In Brazil, she's had multiple instances of people both misinterpreting her film — which focuses on the strained relationship between a live-in housekeeper (Regina Casé) and her estranged daughter (Camila Márdila) — and attacking the characters within the film.
"I'm stepping in places that no woman in cinema here has ever stepped, and it's not normal for them to know how not easy it is for me," she says about a recent incident in which two of her friends — male filmmakers Lírio Ferreira and Cláudio Assis — took over a Q&A about her film and complained that her protagonist and leading actress was fat. "But it's useful to have this discussion so that we can start fighting for our own space."
And she's absolutely right. The last film directed by a woman pushed forward by Brazil came 30 years ago, so it's unsurprising to hear this kind of antagonism toward her work. "If we get this nomination, that would be so big for us women," she says.
"It came out 20 weeks ago and it's been a national commotion. It's talked about in other countries now, and it's a nice film and people love it, but in Brazil, it's a national party. Everybody is trying to raise the salary of the nanny, or move the nanny from a small room to a better room, and the place of the nanny is being illuminated and it's changing. You can't even imagine what's happening here," Muylaert explains about the effects her film is having in her country.
"I wanted to make a mirror so that people would look at themselves and change and I'm very glad that's happening. I thought this was a rich subject and it took me almost twenty years to get the proper plot. There's the social gap of the nanny which is a major problem in Brazil and there's the lack of education which makes the social gap never end. And I had the fortune of being a mother and realizing that it's the most important job. I realized masculine work was much more valued than the womanly work, and that it isn't more important to make movies than it is to raise a kid, so that was a way to talk about this."
What she proposes about male and female roles goes hand in hand with what modern cinema presents as well. Rarely, if ever, do you witness a child chastising their father for working to support them while mothers face criticism if they do the same (particularly single mothers on screen). Muylaert says she's had multiple journalists discuss the subject with her, specifically telling her that they understand the issue of trying to balance work and children. "We're the ones who work. We're the ones who raise the kids. And who's going to deal with them if it's not us?" she asks. "This isn't a subject that's exclusively Brazilian or American either. I'm lucky enough to be a writer and a screenwriter a lot of the time, so I can be inside the house and with them a lot, but a lot of women can't."
Our conversation eventually turned back to the fact that this was a very woman-centric production. We first talked about the static camerawork in The Second Mother — the camera only moves on rare occasion to follow a character, otherwise it remains a passive observer: "I had a very strong director of photography, Barbara Alvarez. One of her other films that I really liked featured a lot of handheld camerawork and she's always behind the main character, so a lot of things happen behind him or behind a closed door where you're shut out of. And this inspired me to keep the camera distant here. She rarely uses artificial light too, it's all very natural and she's a very intelligent person. Sometimes I even wanted to move the camera and she didn't let me."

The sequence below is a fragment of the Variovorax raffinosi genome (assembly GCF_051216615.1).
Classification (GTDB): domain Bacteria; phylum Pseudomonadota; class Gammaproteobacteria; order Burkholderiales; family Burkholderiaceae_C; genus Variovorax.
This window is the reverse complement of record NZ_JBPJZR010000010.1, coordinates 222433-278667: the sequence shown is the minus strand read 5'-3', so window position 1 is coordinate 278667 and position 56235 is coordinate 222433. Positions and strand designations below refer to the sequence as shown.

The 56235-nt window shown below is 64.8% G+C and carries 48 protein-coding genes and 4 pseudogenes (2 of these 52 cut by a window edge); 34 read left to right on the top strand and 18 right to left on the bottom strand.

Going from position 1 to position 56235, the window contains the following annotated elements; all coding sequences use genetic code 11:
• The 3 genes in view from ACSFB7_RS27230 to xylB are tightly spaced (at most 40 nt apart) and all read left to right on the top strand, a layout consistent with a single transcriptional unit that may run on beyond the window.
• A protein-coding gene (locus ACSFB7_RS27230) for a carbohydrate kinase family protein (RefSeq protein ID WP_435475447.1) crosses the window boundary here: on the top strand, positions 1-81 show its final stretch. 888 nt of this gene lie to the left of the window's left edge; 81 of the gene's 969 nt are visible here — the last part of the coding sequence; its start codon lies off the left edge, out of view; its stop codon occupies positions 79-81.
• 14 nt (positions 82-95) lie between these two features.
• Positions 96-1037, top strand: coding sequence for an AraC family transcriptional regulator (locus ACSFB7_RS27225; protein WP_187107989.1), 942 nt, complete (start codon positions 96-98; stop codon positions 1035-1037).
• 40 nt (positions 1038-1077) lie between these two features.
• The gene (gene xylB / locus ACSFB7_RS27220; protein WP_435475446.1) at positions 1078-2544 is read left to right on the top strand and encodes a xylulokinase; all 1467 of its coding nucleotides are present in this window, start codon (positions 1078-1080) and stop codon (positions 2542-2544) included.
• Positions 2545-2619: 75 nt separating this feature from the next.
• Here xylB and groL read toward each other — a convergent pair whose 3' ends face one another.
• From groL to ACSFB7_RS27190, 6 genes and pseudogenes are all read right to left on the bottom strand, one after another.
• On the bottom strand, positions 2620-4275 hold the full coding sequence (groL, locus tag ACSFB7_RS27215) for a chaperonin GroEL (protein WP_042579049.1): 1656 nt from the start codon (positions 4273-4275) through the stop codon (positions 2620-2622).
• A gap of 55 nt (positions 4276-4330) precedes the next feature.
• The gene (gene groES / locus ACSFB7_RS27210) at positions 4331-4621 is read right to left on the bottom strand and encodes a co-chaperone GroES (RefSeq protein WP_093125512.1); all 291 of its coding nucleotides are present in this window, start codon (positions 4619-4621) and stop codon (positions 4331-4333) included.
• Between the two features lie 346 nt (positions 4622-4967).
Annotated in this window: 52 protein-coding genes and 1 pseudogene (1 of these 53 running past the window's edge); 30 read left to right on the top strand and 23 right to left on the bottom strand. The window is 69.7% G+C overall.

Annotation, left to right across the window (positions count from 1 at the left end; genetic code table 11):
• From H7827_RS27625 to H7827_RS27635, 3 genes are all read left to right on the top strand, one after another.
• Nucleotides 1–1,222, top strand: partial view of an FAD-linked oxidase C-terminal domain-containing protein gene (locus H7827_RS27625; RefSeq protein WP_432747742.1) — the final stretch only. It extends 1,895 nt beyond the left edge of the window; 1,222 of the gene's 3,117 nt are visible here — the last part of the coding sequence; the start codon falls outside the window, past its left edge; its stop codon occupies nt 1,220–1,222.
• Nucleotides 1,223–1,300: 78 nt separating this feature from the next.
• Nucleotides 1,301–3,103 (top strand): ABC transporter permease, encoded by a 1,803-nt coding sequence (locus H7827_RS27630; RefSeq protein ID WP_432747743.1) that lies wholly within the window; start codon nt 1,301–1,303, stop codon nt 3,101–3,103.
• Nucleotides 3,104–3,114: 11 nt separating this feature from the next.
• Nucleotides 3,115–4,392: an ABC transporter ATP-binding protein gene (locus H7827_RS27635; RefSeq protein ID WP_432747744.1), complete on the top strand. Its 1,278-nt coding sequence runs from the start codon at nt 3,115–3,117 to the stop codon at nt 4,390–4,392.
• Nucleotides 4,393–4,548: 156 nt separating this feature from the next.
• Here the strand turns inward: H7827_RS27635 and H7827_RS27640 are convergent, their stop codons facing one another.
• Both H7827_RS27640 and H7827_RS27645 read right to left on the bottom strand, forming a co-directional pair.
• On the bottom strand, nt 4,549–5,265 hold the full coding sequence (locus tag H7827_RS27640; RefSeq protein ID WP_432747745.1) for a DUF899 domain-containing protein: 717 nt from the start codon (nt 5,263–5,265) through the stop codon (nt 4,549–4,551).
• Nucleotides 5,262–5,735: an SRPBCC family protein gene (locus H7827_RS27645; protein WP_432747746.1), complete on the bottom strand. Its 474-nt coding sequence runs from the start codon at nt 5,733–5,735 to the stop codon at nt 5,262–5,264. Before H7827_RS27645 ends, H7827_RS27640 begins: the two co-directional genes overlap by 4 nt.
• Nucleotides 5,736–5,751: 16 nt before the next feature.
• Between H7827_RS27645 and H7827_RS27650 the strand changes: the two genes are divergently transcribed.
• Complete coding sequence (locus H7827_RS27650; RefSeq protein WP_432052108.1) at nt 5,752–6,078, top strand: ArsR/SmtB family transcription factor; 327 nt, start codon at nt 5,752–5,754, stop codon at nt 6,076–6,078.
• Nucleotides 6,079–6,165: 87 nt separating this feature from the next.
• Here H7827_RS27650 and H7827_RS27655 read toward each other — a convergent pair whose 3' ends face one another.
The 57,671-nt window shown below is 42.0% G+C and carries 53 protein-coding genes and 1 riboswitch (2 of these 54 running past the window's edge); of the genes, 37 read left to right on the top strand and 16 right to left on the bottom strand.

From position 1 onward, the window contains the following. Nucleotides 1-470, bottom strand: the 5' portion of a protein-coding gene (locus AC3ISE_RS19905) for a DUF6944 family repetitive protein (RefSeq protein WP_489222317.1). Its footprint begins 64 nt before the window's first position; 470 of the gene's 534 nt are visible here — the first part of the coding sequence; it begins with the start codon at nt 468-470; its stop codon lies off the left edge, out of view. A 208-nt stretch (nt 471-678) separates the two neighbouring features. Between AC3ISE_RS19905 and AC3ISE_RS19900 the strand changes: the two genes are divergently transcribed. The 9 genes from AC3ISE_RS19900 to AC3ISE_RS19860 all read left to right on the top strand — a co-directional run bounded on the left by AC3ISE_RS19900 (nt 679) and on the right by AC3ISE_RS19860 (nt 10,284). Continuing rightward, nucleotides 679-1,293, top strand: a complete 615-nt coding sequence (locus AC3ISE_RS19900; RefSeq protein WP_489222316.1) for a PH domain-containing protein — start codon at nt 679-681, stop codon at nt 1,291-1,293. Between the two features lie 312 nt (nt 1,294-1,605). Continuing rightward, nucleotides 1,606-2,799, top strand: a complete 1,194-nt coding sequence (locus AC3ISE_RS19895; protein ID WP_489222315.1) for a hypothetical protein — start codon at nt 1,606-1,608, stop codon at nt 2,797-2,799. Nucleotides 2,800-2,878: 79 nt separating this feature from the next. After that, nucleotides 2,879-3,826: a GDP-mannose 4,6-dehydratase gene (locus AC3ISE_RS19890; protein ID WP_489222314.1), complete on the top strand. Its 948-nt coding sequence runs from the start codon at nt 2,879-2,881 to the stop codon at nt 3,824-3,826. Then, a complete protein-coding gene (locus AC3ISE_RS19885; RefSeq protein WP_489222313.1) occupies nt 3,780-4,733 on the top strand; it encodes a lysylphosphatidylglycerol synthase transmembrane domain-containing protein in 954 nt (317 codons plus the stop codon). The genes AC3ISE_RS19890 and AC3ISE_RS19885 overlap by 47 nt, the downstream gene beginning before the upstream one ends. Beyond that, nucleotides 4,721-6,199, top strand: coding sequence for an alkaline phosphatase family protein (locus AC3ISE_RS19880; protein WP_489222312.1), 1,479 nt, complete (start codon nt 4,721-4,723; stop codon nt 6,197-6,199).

Then we discussed the fact that her editor was also a woman. "You know, that wasn't even planned, but Karen Harley is the best editor in the country for sure," she boasts of her collaborator. "The problem with making the movie was taking out all of the beautiful things we had shot, because the whole script on screen would have been three hours and we had to take out over an hour."
"I didn't choose them because they were women," Muylaert says. "They were all just really good, and the story just happens to be about women and they're all very strong in their own way. Although there is a lot of machismo, we are all strong and changing, not even just Brazil, but the whole world. And these men who come along thinking they're amazing just because they're men aren't doing their jobs well enough and I think women are very close to just not allowing this behavior anymore."
But it's not solely about the way male filmmakers believe they are the end all, be all, in the filmmaking industry. It's also about representation. As Anna Muylaert says as our conversation comes to a close, "Even when men write nice women and give them good characters, they're always cast as skinny and beautiful. And that's not real." There's a lot to say about negative body image and how films made by men in particular affect women, and she's not even remotely afraid to discuss it.
"All the real women think they're fat and they're ugly and go on diets because they are not what they see in film. And it's good to see in my movie that these women aren't models. They're old and young and just normal. I think that's something very healthy for us because women are trapped by this model created by men. And when these men, trying to be funny, call Regina, who is a sixty year old woman who has had kids, ugly or fat or say she's wearing an ugly dress, it's ridiculous. These are the kind of words that you would never hear someone say about men. It's something that makes every woman feel guilty. Our bodies shouldn't have to conform to what men want, and we need to talk about it."
Follow Juan Barquin on Twitter @woahitsjuanito.